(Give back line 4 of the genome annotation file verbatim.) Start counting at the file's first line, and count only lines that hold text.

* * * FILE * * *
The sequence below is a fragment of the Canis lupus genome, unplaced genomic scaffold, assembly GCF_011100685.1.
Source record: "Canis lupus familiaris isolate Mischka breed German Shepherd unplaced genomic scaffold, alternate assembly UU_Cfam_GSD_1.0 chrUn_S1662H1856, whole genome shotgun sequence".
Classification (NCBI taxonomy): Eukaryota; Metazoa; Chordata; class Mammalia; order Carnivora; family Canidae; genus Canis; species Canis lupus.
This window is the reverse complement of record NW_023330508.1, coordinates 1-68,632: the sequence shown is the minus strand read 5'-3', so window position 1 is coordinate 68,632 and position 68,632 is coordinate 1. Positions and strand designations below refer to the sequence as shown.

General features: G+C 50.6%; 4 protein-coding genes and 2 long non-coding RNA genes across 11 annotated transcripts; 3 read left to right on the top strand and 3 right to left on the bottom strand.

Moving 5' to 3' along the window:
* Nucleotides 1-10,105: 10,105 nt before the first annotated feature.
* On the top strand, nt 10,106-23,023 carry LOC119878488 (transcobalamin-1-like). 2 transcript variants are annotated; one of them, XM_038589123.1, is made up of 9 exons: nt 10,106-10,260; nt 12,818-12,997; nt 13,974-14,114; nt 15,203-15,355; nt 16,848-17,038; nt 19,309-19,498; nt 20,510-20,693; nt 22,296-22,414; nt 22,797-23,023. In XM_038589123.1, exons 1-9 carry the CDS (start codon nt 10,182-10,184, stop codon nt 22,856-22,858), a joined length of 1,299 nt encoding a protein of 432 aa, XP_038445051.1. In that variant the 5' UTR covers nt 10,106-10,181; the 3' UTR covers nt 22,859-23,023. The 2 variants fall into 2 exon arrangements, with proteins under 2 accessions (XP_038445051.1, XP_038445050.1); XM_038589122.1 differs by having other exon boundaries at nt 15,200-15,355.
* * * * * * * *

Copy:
This window is the reverse complement of record NW_023330508.1, coordinates 1-68,632: the sequence shown is the minus strand read 5'-3', so window position 1 is coordinate 68,632 and position 68,632 is coordinate 1. Positions and strand designations below refer to the sequence as shown.